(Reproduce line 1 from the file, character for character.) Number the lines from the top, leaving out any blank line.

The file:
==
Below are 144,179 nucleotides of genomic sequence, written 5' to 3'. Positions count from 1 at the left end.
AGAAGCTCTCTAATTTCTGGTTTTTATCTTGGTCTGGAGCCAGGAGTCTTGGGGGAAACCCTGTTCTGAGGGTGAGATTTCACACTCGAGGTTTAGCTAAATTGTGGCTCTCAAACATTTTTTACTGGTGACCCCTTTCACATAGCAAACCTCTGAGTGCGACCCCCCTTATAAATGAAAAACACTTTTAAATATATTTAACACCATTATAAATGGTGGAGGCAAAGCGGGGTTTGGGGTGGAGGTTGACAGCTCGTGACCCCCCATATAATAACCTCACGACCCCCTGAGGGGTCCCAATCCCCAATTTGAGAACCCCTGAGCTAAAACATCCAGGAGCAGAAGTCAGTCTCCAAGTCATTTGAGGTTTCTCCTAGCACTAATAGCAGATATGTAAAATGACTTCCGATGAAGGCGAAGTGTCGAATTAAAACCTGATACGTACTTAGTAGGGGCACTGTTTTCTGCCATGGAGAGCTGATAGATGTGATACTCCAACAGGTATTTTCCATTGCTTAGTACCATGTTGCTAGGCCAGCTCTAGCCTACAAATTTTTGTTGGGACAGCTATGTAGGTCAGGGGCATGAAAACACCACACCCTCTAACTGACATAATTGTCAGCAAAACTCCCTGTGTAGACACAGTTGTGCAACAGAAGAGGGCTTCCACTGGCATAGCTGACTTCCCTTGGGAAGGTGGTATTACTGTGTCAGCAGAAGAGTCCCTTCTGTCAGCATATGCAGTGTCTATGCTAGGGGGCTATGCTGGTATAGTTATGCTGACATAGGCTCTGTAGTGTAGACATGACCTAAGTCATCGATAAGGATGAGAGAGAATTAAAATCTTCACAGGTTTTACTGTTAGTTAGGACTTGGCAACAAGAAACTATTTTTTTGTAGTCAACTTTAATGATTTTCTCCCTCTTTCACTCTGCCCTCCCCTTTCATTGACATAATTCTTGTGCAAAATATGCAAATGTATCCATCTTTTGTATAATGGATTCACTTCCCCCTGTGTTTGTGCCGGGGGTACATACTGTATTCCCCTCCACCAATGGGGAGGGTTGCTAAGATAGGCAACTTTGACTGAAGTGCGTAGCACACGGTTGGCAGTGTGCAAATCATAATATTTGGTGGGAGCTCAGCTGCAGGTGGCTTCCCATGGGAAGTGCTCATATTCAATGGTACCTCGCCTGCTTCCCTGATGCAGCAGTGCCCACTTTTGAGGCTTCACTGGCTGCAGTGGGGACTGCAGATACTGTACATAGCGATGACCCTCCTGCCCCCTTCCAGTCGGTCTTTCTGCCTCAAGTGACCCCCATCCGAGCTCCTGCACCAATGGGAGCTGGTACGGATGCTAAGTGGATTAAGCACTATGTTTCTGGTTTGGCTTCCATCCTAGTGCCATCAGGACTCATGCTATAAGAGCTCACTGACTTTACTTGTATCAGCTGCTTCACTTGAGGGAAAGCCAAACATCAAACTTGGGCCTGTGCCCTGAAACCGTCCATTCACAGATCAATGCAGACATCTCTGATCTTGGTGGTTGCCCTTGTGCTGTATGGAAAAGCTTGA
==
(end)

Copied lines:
Below are 144,179 nucleotides of genomic sequence, written 5' to 3'. Positions count from 1 at the left end.